As Deadline for Administration’s Khashoggi Investigation Nears, Senator Collins Joins Bipartisan Group in Introducing Saudi Arabia Accountability and Yemen Bill

Legislation follows reports of abuse of U.S. weapons systems sold to Saudi Arabia and UAE

Washington, D.C. – U.S. Senators Susan Collins (R-ME), Bob Menendez (D-NJ), Todd Young (R-IN) Jack Reed (D-RI), Lindsey Graham (R-SC), Jeanne Shaheen (D-NH), and Chris Murphy (D-CT)—today introduced the Saudi Arabia Accountability and Yemen Act of 2019, comprehensive legislation to hold Saudi Arabia accountable for the murder of U.S. resident and journalist Jamal Khashoggi, and the Saudi-led coalition for its role in the devastating conflict in Yemen. The bill suspends certain arms sales to Saudi Arabia, as well as in-flight refueling of Saudi coalition aircraft.


The introduction of the Saudi Arabia Accountability and Yemen Act coincides with the deadline for the Trump Administration to determine whether Saudi Crown Prince Mohamed bin Salman is personally responsible for the murder of Mr. Khashoggi. In October, ranking member Menendez and then-chairman Corker triggered the investigation under the authorities of the Global Magnitsky Human Rights Accountability Act – a law that gives the President 120 days to determine whether a foreign individual is responsible for extrajudicial killings, and whether the President intends to impose sanctions on that person. The senators’ legislation also comes on the heels of a CNN investigation about U.S.-made military equipment sold to Saudi Arabia and the United Arab Emirates ending up in the hands of Al-Qaeda and other adversaries of the United States.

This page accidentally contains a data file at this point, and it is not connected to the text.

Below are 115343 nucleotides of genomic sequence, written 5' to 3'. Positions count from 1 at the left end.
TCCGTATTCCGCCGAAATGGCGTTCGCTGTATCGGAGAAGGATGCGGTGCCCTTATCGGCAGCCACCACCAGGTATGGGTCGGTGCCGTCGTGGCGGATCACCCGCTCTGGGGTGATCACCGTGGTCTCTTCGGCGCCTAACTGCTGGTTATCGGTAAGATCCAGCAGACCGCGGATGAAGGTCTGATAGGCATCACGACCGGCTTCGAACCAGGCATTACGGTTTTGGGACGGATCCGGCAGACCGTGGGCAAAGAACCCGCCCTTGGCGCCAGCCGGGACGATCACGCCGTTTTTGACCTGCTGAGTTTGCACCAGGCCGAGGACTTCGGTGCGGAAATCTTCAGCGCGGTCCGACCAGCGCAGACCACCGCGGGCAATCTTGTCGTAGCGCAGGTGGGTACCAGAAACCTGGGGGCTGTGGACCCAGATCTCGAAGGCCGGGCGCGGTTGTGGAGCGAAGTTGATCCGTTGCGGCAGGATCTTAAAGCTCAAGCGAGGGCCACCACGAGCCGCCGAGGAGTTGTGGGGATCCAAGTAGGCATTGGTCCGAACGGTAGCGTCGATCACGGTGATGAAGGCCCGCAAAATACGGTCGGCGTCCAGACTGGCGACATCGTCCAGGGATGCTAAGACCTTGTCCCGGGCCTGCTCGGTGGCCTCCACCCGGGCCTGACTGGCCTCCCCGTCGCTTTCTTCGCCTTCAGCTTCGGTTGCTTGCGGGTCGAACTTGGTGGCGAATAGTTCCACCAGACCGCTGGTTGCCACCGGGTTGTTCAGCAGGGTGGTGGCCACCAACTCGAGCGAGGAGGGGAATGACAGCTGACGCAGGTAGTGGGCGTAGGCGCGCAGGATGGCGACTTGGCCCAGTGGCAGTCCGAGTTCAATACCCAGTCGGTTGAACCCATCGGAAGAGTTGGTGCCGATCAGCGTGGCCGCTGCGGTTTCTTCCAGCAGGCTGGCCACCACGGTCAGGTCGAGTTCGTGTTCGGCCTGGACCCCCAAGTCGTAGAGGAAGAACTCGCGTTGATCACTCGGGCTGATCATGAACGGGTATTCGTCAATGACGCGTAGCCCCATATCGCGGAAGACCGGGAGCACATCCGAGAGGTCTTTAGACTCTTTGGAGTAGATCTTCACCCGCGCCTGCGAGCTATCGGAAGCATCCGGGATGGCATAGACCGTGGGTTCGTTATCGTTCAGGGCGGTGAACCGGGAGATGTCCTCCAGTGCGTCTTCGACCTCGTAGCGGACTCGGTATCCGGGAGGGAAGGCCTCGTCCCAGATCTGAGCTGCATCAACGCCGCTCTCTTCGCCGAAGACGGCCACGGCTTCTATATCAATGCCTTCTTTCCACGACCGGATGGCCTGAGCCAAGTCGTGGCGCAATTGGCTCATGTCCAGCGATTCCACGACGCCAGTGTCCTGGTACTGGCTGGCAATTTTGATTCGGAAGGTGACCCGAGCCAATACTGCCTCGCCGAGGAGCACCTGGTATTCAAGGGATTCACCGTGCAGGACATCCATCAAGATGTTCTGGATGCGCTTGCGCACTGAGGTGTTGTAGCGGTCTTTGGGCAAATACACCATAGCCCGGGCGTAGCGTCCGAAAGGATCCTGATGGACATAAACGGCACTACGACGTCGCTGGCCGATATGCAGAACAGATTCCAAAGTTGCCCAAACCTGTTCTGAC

“From the war in Yemen that has become a humanitarian disaster to the brutal murder of journalist Jamal Khashoggi, Saudi Arabia has committed egregious and unacceptable violations of human rights,” said Senator Collins.  “By imposing sanctions and suspending arms sales, this bipartisan legislation puts Saudi Arabian leaders on notice that we do not support how they are conducting the war, nor will we tolerate their outrageous murder of Mr. Khashoggi.”


Late last year, the Senate unanimously passed a Resolution naming Saudi Crown Prince Mohammed bin Salman as "responsible" for the slaying of Jamal Khashoggi.


A copy of the Saudi Arabia Accountability and Yemen Act can be found HERE. Key elements of this legislation include:


  • Mandatory sanctions on persons responsible for the death of Jamal Khashoggi
  • Suspension on certain weapons sales to Saudi Arabia
  • Prohibition on U.S. refueling of Saudi Coalition Aircraft engaged in the civil war in Yemen
  • Sanctions for persons blocking humanitarian access in Yemen
  • Sanctions for persons supporting the Houthis in Yemen
  • Accountability report for all actors in Yemen in violation of international war or guilty of war crimes and harm to civilians
  • Report on human rights in Saudi Arabia